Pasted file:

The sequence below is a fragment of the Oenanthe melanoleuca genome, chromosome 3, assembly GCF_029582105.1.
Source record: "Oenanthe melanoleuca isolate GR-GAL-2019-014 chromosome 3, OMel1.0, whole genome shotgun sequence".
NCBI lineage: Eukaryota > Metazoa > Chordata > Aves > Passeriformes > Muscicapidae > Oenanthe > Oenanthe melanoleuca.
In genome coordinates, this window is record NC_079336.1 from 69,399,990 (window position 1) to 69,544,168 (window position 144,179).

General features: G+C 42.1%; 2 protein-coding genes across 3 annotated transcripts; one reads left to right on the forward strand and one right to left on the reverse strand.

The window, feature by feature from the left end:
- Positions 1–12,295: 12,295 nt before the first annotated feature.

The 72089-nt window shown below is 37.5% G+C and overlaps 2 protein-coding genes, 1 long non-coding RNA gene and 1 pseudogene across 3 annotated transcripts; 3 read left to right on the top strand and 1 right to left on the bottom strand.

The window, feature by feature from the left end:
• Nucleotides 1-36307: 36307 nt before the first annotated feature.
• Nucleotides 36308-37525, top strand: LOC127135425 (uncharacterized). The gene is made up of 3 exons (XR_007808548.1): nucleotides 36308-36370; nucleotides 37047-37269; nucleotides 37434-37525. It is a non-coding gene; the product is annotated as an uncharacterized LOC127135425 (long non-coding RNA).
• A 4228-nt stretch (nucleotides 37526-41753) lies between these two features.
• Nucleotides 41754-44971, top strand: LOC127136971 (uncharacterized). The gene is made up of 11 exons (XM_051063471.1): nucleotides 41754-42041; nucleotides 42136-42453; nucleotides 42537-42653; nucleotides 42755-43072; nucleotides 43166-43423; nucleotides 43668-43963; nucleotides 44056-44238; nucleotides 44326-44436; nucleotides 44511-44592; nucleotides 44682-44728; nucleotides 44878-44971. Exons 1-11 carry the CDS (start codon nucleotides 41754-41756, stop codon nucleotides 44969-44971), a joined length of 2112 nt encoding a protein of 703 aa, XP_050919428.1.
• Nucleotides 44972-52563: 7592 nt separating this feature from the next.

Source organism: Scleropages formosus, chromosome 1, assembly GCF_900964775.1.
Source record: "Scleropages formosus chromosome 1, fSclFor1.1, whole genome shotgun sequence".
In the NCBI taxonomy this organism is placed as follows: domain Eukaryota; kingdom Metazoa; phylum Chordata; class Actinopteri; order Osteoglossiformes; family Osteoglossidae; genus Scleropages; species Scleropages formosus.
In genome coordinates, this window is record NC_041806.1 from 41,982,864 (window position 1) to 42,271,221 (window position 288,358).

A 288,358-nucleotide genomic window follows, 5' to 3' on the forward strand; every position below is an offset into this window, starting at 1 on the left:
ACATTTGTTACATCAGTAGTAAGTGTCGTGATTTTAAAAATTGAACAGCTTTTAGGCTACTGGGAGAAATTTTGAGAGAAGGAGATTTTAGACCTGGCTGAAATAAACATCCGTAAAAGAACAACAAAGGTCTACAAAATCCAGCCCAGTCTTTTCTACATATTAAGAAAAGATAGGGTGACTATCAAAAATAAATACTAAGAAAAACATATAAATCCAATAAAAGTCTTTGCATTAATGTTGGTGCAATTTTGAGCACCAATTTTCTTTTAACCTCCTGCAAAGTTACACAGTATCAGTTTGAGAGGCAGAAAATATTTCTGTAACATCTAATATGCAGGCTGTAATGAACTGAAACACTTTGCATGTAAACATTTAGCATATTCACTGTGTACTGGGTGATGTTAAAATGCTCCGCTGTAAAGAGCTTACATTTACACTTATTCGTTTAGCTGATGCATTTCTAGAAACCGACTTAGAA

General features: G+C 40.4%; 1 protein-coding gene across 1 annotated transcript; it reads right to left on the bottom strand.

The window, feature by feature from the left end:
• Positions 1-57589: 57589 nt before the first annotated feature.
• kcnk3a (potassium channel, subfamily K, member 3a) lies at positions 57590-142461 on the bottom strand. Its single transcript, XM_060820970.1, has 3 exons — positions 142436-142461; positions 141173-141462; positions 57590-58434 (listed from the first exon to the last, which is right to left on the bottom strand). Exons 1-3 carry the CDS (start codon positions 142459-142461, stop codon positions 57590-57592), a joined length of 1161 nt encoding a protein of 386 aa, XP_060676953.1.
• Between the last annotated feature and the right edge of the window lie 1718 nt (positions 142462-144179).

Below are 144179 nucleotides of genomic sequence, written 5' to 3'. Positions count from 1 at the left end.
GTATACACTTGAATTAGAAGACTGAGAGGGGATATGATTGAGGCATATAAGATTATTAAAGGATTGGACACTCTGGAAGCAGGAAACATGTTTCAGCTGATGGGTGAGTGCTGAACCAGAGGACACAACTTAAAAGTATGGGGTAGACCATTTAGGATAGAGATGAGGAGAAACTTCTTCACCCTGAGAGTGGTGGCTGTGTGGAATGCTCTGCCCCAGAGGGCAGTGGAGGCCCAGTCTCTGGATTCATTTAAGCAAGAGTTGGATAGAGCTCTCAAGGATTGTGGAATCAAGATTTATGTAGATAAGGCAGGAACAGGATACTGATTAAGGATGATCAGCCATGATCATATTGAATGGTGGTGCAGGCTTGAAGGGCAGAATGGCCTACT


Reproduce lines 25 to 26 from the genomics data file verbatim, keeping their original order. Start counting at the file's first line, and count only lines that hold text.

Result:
• Between the last annotated feature and the right edge of the window lie 1718 nt (positions 142462-144179).

Below are 144179 nucleotides of genomic sequence, written 5' to 3'. Positions count from 1 at the left end.